Bottas had looked on top for much of the weekend but you can never really discount Hamilton from being up there somewhere – after all, he is the most successful qualifier in F1 history. It ended up being a terrific scrap between the two of them in Q3 – after their first runs, Bottas was ahead by just seven-thousandths of a second. It was just as tight on their second runs, too – after the first two sectors Hamilton looked to have the edge, only to lose all the time he’d found in the final part of the lap, perhaps as his tyres just started to lose their edge.
Bottas was able to improve his time slightly, stretching the gap to an enormous 23 thousandths and taking his seventh pole in the process. The two Ferrari drivers were a few tenths off, Sebastian Vettel just ahead of Charles Leclerc, while Max Verstappen lost his chances of splitting them after a proper kerfuffle with traffic on the outlap saw him run out of time to start his final lap.
Pierre Gasly also lost out in Q3, but he least he made it through for the first time this season. However, in order to do so he had to use the soft tyres in Q2 (the top five made it through on mediums) and although he’ll be starting sixth, he was eight tenths slower than Verstappen.
The two Renaults and the two Haas drivers completed the top 10, making it a bit of a Noah’s Ark situation in the first half of the grid. Daniil Kvyat just missed out on Q3 and ended up 11th, but on a track notorious for ruining tyres it could end up being a bit of a strategic result and he should be in the hunt for some solid points in the race. Toro Rosso looks reasonably handy this weekend, which makes it more of a shame that Alex Albon’s hefty shunt in FP3 left his car with too much damage be ready for qualifying. Antonio Giovinazzi also couldn’t set a lap after some technical issues prevented him from leaving the garage in Q1.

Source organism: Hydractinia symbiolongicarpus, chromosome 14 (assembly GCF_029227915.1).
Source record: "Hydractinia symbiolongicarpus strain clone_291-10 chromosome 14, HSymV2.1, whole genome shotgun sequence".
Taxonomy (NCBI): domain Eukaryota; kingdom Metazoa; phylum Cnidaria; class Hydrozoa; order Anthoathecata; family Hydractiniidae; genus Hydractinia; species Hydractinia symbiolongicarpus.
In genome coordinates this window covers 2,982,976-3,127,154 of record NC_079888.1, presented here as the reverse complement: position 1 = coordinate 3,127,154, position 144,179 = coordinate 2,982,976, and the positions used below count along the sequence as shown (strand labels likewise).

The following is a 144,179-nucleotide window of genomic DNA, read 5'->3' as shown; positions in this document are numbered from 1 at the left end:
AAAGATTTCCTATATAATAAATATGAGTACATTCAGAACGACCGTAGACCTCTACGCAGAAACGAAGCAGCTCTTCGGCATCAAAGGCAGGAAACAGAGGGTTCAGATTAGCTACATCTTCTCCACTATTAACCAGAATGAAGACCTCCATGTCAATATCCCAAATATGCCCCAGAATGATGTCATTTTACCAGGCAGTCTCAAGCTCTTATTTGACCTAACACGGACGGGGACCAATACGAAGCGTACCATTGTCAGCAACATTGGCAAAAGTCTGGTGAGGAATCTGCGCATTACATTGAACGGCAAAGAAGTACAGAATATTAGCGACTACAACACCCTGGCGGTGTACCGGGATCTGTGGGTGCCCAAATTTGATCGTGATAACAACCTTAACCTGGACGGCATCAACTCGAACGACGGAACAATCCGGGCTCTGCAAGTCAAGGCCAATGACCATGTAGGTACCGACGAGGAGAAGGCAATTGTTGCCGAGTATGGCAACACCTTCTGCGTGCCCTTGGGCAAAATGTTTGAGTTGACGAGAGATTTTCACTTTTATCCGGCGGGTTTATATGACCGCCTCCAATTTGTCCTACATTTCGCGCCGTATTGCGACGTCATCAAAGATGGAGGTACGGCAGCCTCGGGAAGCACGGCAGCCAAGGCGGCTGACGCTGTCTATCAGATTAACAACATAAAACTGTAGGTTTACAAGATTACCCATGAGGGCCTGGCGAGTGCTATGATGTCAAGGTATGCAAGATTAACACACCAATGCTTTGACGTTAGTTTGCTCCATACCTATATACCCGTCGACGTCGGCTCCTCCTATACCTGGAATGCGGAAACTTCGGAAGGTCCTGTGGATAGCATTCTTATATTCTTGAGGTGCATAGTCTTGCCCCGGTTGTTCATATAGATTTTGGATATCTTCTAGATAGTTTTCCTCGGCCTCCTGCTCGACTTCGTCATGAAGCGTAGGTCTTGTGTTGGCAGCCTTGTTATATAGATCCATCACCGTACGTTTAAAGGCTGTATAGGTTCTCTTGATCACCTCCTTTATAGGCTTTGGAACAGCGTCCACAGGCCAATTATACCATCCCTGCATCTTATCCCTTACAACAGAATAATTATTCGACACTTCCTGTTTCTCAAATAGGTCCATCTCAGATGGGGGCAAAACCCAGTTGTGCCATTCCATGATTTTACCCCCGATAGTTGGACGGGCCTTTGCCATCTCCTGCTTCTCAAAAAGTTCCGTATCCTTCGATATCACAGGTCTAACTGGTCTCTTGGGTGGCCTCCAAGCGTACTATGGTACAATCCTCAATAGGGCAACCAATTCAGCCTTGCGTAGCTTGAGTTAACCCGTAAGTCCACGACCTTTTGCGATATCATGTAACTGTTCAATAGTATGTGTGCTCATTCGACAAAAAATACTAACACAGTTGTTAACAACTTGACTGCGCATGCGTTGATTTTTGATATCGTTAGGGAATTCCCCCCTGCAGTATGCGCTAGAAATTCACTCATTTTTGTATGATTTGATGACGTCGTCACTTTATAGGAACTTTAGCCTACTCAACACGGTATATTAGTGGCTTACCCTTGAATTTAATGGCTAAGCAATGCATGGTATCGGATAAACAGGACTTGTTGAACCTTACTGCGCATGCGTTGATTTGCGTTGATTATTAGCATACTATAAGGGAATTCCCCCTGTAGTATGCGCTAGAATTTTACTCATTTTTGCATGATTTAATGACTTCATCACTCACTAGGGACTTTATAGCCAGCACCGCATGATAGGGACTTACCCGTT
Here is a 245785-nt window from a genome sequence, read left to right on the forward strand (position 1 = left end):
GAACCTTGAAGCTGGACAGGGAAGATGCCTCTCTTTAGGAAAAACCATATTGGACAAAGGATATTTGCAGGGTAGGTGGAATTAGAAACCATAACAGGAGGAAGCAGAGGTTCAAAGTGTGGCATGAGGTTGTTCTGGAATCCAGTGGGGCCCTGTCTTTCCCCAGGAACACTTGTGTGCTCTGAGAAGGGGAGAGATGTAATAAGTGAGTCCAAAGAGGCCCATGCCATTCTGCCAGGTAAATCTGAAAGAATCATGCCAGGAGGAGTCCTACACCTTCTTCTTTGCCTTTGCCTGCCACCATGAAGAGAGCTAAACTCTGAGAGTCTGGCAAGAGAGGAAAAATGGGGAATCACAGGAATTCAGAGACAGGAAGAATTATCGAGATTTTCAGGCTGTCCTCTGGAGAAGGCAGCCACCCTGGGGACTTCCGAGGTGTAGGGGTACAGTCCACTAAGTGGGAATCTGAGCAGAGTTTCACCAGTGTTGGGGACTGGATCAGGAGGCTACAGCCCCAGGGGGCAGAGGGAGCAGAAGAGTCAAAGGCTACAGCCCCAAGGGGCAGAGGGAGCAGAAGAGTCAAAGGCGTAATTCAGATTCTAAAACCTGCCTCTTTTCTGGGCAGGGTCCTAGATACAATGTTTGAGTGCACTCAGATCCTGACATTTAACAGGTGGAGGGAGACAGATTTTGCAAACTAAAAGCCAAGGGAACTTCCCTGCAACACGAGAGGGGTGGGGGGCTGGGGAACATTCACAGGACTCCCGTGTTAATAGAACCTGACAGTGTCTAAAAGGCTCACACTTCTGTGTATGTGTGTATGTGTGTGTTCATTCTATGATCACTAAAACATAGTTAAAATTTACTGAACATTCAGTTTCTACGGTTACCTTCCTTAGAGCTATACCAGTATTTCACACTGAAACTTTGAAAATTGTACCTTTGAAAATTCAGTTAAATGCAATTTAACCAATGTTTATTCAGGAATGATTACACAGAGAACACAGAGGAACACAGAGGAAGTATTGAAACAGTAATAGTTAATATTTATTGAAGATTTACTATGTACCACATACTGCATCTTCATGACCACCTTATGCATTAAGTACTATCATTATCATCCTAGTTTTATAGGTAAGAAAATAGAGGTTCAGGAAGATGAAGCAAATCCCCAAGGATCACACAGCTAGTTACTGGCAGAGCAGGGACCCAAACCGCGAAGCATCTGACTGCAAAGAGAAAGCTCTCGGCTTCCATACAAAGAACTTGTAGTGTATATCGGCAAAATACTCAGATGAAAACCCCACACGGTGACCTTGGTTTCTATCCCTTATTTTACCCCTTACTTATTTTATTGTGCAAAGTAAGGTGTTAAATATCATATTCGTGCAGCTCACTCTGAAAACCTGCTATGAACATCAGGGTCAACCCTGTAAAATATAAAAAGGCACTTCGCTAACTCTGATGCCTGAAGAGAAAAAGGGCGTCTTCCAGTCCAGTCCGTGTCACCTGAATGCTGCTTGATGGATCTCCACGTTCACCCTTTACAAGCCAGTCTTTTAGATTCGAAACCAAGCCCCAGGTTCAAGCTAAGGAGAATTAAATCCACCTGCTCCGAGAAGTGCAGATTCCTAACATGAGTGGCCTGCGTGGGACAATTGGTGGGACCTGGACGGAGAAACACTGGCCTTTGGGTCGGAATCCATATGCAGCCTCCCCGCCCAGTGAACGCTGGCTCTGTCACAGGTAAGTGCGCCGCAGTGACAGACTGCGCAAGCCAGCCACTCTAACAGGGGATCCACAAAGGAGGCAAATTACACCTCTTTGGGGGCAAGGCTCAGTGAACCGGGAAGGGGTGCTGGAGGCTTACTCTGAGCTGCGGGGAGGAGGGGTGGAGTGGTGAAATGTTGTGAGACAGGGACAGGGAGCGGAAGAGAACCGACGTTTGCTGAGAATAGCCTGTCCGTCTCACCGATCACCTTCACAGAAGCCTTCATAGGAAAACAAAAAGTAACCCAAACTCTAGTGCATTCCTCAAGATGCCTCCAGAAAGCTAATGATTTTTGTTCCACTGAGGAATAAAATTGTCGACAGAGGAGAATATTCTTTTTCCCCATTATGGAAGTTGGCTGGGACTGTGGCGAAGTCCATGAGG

Kimi Raikkonen also brought an end to an incredible streak. He ended up 13th, which marks the first time he’s failed to make it into Q3 since the 2016 Hungarian GP. After a strong Bahrain weekend, both McLaren’s also had a disappointing session, ending up 14th and 15th.
Mercedes seems to have had a small but consistent advantage over Ferrari so far this weekend. The question will be whether that carries over to the race. If that’s the case and Mercedes run away with it then we can only hope they’re as closely matched as they were in qualifying. Plus, the tyres are always a factor in Shanghai, and if there’s a safety car like there was last year, then who knows what could happen?